1.  Read Adrenal Fatigue The 21st Century Stress Syndrome by James L. Wilson.  This is a fascinating subject… and there’s so much more info than I can realistically put in a blog. 

2. What Can You Do to Support Your Adrenal Glands?

  • The absoulte best thing you can do is to live in healthy balance (clever of me to throw that in isn’t it?). But seriously, moderation in all things is key.
  • Get plenty of rest. Go to bed by 10:00. (This avoids a cortisol surge that happens as a part of our natural circadian rhythms…. you know. the 2nd wind)
  • Avoid caffeine, sugar, alcohol, processed foods, especially white flour products.
  • Stop pushing yourself.
  • Never skip breakfast and make it a high protein meal. Avoid fruit (& sugar) in the morning.
  • Eat high quality whole foods. Don’t eat any more processed fake foods… get them out of your life.
  • Get rid of sugar!
  • Get regular exercise and adequate rest.
  • Resist the urge to think negatively. Surround yourself with positive thoughts, postive people, and get away from energy suckers in all forms.
  • Nurture yourself… to a massage, a new book, an afternoon break, a walk in nature… bottom line, make your physical and emotional well-being a priority.
  • James Wilson advocates figuring out what and who drains the energy from you. He says you have 3 choices: either change that situation or relationship; change yourself so that you can adapt to the situation or relationship; or leave the situation/relationship
Supplements that can be helpful:
  • Vitamin C
  • Magnesium
  • Co Q 10
  • Ginseng
  • Vitamin B complex
I’m lucky to have access to high quality supplements and 2 products I love are:
  • Adaptocrine: an adaptogenic herb blend that combines Vitamin C, Panax Ginseng, Ashwaganda, Holy Basil, Rhodiola, Eleutherococcus, and Pantethine.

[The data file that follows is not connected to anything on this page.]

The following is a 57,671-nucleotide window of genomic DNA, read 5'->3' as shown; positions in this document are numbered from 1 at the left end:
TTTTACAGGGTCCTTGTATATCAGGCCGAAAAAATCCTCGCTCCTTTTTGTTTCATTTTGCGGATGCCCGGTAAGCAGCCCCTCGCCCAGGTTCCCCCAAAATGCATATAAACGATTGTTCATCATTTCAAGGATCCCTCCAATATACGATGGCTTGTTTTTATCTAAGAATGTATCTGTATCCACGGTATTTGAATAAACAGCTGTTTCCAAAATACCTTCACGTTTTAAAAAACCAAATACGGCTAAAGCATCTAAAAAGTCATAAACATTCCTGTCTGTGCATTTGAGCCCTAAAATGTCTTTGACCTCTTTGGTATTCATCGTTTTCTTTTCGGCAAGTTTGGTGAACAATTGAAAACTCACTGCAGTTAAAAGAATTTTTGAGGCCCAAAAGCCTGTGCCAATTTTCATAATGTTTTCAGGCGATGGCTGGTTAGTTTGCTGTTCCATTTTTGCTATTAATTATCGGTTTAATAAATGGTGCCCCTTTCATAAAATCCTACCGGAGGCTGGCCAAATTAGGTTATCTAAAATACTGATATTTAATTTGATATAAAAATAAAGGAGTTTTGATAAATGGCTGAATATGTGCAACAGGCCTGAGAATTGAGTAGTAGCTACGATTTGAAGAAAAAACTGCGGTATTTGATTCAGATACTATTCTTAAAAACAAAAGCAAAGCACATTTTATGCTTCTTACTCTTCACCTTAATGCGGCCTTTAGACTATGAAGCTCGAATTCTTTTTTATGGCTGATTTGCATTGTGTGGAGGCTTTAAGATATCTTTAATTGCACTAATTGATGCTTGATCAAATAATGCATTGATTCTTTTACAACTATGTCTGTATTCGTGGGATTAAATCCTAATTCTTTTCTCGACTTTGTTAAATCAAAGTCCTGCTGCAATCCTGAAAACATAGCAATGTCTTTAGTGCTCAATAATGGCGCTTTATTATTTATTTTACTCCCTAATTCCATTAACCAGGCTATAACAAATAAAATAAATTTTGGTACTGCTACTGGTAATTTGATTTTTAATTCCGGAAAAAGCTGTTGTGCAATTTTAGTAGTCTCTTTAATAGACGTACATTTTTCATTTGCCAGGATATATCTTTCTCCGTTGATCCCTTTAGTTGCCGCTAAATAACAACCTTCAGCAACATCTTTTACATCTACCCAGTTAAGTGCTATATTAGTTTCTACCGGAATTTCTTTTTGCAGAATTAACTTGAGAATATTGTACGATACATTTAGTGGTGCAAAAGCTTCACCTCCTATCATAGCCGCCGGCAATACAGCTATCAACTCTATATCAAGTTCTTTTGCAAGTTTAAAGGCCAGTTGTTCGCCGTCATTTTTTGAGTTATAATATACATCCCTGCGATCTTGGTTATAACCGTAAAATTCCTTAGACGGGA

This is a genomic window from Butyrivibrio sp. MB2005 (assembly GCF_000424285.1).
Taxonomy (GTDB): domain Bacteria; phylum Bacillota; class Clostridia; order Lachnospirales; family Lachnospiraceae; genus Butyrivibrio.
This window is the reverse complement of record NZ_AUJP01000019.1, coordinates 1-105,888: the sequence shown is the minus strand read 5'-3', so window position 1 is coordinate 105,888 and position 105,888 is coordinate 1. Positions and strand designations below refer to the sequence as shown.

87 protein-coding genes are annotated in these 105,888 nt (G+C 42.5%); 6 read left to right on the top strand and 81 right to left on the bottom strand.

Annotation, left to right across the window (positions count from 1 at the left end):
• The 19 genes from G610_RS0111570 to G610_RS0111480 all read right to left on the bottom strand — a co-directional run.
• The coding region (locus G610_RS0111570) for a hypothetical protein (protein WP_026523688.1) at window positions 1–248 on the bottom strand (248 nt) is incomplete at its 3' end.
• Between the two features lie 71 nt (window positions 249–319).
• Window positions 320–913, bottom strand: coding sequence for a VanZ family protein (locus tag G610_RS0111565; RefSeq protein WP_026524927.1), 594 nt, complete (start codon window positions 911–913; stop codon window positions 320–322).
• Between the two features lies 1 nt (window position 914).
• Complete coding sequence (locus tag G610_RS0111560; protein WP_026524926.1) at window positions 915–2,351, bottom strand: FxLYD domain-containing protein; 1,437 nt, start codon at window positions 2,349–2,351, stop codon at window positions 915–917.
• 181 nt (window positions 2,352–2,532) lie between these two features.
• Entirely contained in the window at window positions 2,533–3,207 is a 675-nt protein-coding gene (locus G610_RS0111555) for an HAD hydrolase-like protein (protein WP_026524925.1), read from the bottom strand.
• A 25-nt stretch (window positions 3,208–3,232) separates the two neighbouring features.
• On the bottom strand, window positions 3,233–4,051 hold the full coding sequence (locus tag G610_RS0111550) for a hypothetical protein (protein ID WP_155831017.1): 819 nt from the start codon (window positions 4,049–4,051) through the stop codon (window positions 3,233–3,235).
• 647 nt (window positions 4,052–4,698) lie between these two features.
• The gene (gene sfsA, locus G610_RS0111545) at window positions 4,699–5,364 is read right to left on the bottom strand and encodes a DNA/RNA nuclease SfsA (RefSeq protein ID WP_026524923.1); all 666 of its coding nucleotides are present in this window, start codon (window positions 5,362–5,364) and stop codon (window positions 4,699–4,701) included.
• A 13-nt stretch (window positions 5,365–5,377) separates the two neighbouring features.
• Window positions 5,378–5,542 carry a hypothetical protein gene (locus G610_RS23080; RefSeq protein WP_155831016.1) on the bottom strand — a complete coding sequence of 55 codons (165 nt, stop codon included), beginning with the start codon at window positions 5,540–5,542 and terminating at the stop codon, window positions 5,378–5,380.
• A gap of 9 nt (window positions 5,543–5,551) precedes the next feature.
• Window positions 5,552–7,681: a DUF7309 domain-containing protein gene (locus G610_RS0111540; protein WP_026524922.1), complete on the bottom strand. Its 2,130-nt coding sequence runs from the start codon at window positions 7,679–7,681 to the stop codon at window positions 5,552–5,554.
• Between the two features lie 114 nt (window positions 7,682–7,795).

• AdrenaCalm: a cream that contains phosphatidylserine and key B vitamins as well as valerian root, lemon balm, milk thistle, hazel bud extact.. CoQ10, St Johns Wort, Magnesium phosphate, etc…..It also contains some pituitary, adrenal, and thyroid, which I usually don’t dive into, but in this case…. I do.

It can take months to restore your adrenal glands if you have entered into a fatigued state, so don’t become discouraged. You can only win with the above suggestions, so keep it up and you’re bound to start feeling better.

My husband used to have a term he’d throw at me called “self-imposed stress” and you know what? It’s true. We all subject ourselves to self-imposed stress and we need to recognize it and stop over-doing, over-extending, burning the candle at both ends, etc…. so here’s the opposite of Nike’s slogan….. Just STOP.

If we make nurturing ourselves a priority, we’ll hopefully have the stamina, strength and energy to get through the inevitable times that life throws at us… when we have no choice but to put our head down and get through it.

So Mom… I will nurture myself and I will get through everything that I need to get through with closing down your house, your belongings, your life… all of your kids will…. but I have to say that I am sad and I am going to miss you very much. I’ll hold onto the beautiful memories.

My love always. Sue   

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4 Responses to Goodbyes… Stress and Your Adrenal Glands

  1. Hollie Barton says:

    Hi Sue,
    That is amazing your Mom lived such a long life. She must have thought about her health like you do or came by it naturally. The pictures were wonderful and I can see the resemblance. Take Care, as you say.
    Hollie

  2. Niki Thommen says:

    Your mom lived with such grace and beauty. A truely remarkable woman. She left an amazing legacy with her family.

  3. JRM says:

    100 is such a fabulous number … you were very fortunate.
    What a wonderful thoughtful story … and then to have the opportunity to memorialize this sad moment of transition with a connection to the legend with whom you’ve had the incredible good fortune to share almost two thirds of your life AND, arguably, the greatest industrial giant in the western world – all in one paragraph … well, it surely does NOT get better than that.
    I trust that your many many fabulous memories of your mom will help sustain you during these difficult days … Be well SMH!

  4. Ginann says:

    Sue,
    Thank you for sharing such important information. You have many of your mother’s qualities to carry forward.